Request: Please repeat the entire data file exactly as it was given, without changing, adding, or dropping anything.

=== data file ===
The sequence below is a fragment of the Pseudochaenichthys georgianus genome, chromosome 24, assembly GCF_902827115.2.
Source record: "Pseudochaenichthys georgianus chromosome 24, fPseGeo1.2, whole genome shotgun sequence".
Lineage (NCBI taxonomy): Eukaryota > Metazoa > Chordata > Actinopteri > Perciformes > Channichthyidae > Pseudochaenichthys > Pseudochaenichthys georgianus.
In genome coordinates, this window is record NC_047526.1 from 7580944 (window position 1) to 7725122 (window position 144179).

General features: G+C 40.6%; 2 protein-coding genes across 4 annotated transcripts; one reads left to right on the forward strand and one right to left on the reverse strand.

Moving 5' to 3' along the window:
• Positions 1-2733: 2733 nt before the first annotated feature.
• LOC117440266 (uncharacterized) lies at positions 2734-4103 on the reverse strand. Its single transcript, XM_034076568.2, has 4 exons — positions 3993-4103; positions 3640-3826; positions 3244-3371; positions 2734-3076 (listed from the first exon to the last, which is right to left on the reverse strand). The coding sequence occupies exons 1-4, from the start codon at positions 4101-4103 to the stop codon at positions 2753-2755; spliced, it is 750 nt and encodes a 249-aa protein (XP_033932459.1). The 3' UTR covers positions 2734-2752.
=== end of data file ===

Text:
The sequence below is a fragment of the Pseudochaenichthys georgianus genome, chromosome 24, assembly GCF_902827115.2.
Source record: "Pseudochaenichthys georgianus chromosome 24, fPseGeo1.2, whole genome shotgun sequence".
Lineage (NCBI taxonomy): Eukaryota > Metazoa > Chordata > Actinopteri > Perciformes > Channichthyidae > Pseudochaenichthys > Pseudochaenichthys georgianus.
In genome coordinates, this window is record NC_047526.1 from 7580944 (window position 1) to 7725122 (window position 144179).

General features: G+C 40.6%; 2 protein-coding genes across 4 annotated transcripts; one reads left to right on the forward strand and one right to left on the reverse strand.

Moving 5' to 3' along the window:
• Positions 1-2733: 2733 nt before the first annotated feature.
• LOC117440266 (uncharacterized) lies at positions 2734-4103 on the reverse strand. Its single transcript, XM_034076568.2, has 4 exons — positions 3993-4103; positions 3640-3826; positions 3244-3371; positions 2734-3076 (listed from the first exon to the last, which is right to left on the reverse strand). The coding sequence occupies exons 1-4, from the start codon at positions 4101-4103 to the stop codon at positions 2753-2755; spliced, it is 750 nt and encodes a 249-aa protein (XP_033932459.1). The 3' UTR covers positions 2734-2752.